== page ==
The figures show that GDP shrank by 0.4 per cent between October and December 2011, compared with a previous estimate of 0.3 per cent.
But the restaurant and pub sectors saw GDP increase, albeit by only one per cent, but in contrast with a 0.4 per cent decrease in the previous quarter.
“The GDP figures show that the hospitality industry is surviving the recession through quick action and quite a bit of determination,” a spokesperson for the BHA told BigHospitality.
“It continues to be tough, but there have very few job losses overall (probably some job gains) and people still want to eat out and go away for a break.”
“The economy is obviously still struggling and consumer spend remains restricted, which obviously affects the hospitality industry - so does the awful weather which is a deterrent for many to take a UK holiday and certainly has put a dampener on day visitor spend (worth £52bn last year).
“But it's localised to a certain degree. Interestingly, recent figures show that London hotels are powering ahead with record May occupancy, while provincial hotels continue to struggle.
“No figures are available, but London restaurants are probably doing that much better than those out of town - except that the good/high value restaurant, wherever it is, is probably prospering still.”
Recent months have shown some promising signs for the eating out sector and for hotels. Restaurant and pub groups across the UK saw a welcome 2.6 per cent increase in collective like-for-like sales in May,with total sales up 6.5 per cent on the same month last year.
Meanwhile, having suffered a period of decline in the last quarter of 2011, the hotel sector bounced back at the beginning of this year,in London at least, with a seven per cent increase in profit per room and a 2.5 per cent rise in RevPAR. And then there’s the upcoming Olympics. But the BHA is unsure just how positive an effect the Games will have.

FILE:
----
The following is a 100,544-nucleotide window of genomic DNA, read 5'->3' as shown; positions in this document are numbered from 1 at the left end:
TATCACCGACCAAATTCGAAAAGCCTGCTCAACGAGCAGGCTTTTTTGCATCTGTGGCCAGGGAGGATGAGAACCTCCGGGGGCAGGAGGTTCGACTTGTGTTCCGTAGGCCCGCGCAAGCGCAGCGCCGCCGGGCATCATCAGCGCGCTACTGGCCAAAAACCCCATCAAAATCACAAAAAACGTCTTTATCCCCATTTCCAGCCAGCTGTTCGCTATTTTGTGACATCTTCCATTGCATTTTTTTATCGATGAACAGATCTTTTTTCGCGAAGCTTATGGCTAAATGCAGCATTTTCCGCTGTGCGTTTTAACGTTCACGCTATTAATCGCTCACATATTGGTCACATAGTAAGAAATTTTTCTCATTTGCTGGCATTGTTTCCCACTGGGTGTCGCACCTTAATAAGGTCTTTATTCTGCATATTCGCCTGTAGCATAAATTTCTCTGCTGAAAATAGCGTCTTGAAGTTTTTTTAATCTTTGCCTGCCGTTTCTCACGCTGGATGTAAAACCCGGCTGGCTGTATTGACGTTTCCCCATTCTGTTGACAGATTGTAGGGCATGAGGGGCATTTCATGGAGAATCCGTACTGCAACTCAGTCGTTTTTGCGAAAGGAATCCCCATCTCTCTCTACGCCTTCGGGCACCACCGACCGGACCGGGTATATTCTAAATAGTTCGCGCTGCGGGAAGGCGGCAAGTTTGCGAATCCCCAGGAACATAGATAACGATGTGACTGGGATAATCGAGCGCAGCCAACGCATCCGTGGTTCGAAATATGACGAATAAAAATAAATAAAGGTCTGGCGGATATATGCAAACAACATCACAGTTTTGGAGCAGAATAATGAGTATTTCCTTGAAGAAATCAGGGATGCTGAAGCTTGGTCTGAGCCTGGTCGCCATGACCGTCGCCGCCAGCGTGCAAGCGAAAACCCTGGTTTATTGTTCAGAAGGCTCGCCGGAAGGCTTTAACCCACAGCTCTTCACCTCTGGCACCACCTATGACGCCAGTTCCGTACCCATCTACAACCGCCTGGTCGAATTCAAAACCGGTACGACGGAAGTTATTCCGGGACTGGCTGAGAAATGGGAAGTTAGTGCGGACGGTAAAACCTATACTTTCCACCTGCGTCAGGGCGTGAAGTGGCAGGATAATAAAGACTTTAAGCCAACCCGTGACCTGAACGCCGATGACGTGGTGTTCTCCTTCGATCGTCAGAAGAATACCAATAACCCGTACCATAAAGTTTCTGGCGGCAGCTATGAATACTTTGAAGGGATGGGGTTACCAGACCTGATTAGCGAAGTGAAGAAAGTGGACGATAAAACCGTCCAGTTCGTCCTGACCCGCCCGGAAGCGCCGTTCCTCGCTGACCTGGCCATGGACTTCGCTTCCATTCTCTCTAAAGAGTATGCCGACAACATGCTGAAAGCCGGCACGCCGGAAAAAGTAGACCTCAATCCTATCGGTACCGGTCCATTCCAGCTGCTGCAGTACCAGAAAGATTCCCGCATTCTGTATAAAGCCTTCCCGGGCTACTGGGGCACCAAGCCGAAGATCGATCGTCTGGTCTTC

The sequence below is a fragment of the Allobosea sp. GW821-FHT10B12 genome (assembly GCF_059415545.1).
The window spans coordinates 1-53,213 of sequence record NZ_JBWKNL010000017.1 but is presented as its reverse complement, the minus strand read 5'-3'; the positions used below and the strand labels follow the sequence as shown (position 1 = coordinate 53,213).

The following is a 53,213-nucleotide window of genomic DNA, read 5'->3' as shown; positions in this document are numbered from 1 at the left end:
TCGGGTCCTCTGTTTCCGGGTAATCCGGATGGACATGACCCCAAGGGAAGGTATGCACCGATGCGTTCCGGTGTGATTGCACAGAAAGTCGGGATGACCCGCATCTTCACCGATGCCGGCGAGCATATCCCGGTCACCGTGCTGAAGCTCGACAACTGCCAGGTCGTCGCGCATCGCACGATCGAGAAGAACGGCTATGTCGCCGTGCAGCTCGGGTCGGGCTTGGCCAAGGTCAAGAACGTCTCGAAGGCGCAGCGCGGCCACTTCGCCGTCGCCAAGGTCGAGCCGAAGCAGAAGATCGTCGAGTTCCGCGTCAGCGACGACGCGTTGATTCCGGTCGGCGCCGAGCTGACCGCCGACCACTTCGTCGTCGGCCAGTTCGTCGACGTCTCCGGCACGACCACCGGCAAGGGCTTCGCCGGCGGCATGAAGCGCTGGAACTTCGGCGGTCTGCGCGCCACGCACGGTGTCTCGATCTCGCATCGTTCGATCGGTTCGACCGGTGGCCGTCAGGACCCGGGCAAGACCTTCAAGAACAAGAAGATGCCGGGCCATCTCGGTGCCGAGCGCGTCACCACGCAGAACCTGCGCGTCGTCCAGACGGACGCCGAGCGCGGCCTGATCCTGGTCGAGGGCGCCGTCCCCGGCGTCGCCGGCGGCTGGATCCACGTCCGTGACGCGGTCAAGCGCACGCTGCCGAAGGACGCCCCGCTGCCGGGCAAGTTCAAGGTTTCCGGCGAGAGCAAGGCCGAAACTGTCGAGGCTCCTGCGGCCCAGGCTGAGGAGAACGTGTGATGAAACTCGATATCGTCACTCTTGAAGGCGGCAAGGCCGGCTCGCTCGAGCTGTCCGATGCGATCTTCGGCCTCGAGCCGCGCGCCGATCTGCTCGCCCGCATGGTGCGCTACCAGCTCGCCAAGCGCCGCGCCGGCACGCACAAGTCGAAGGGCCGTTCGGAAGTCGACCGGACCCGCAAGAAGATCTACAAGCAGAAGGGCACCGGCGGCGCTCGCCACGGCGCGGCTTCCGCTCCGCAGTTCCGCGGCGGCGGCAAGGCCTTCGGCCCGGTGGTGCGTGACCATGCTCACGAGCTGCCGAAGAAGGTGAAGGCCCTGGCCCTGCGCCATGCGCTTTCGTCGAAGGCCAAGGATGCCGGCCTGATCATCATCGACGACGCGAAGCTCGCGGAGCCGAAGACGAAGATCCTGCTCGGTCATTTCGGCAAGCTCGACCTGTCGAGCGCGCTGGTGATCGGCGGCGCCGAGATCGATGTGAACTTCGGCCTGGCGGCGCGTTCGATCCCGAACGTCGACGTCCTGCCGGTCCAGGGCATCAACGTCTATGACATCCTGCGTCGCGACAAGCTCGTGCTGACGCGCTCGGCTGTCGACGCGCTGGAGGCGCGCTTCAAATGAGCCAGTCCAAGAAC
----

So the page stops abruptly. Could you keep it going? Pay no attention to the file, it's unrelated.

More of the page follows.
“Hotels have been active in their promotions, again with relatively few failures,” the BHA spokesperson added. “But this year, the Olympic Games are having an unsettling effect on the industry, inasmuch as there is some displacement of regular overseas visitors and we're still not sure how many new visitors the Games will attract.
“London and certain towns where Olympic events are held will benefit this year, but the benefit to UK tourism is more in the long term, when extensive TV coverage of the Games (and of the UK) will generate a boost in visitor numbers in future years.
“I think the restaurant industry, with relatively few failures, is dealing with the recession in reasonable shape. Restaurants have made significant customer offers, cut costs and redesigned menus to include less expensive dishes and, most importantly, maintained quality and value.
“These have been major factors in their continuing survival, although profits may be down."